Below is a unicode chart for Hiragana characters. I see there are two a, i, u, e, o and so on, small and big ones. Please help me explain this as I am just starting to learn Hiragana today.

Hiragana Unicode Chart

I got this unicode chart from this page.

  • 3
    I do not want to sound harsh now, but did you even try to find this info? I promise you, it is readily available on Google, Wikipedia, Wiktionary, or even on this website. Go there, study, and if you still have questions, come back here and edit your question.
    – a20
    Commented Nov 20, 2018 at 20:39
  • It's for when you want to whisper Commented Nov 21, 2018 at 1:21
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    The purpose of these small hiragana is not very different from diacritics used in Western languages. They make almost no sense in isolation, but they can represent a variation of a sound in combination with the preceding hiragana.
    – naruto
    Commented Nov 21, 2018 at 3:24

2 Answers 2


Certain sounds in Japanese are spelled with two characters, much like in English spellings like the "sh" in "fish" to spell the sound //ʃ//. These combinations are called digraphs. There was a separate post about a related issue over here that provides more detail.


The large/normal size and small size characters for hiragana and katakana have different Unicode representations.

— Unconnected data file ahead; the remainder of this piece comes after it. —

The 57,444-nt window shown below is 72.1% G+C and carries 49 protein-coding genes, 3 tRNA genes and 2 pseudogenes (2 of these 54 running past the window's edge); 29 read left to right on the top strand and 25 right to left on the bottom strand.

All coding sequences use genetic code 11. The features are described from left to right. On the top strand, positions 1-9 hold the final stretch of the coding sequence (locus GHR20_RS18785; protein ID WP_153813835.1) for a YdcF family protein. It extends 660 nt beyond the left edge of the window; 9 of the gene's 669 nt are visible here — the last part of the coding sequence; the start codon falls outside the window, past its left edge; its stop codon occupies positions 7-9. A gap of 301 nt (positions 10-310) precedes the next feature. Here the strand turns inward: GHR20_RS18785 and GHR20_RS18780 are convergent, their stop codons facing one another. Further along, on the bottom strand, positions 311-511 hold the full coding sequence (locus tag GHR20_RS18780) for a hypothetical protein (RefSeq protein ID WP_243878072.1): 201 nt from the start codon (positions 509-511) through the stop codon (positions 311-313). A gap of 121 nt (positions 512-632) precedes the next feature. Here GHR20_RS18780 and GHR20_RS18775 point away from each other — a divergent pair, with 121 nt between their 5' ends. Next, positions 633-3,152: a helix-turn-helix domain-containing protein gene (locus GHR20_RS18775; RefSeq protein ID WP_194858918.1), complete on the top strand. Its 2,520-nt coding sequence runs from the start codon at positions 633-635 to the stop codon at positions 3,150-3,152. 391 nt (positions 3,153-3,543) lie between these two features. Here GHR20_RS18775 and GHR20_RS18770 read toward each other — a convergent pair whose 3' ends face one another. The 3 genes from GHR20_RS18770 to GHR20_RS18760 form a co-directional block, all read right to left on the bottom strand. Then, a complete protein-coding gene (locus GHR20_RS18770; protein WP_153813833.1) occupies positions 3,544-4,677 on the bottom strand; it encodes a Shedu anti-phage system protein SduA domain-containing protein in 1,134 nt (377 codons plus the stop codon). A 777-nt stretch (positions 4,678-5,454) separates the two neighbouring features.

Sometimes small kana are combined with normal kana to represent certain sounds. The most typical types are listed below:

拗音{ようおん}: Contracted sounds like sha, kya, gyo, etc are represented with one normal sized and one small kana character. For example, しゃ, きゃ, ぎょ, etc.

促音{そくおん}: Used to mark a geminate consonant - this is represented with a small tsu. For example, きって.

外来語{がいらいご}: Words borrowed from foreign languages. It is often not possible to represent sounds from foreign languages with standard kana use, so the vowel sounds are often combined with various consonants in an attempt to authentically recreate the original sound. Again, very often you see a normal sized character and a small character together. There are many, but for example, fa = ファ, ti = ティ, 'doo' =ドゥ, etc.

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    Commented Nov 21, 2018 at 23:32

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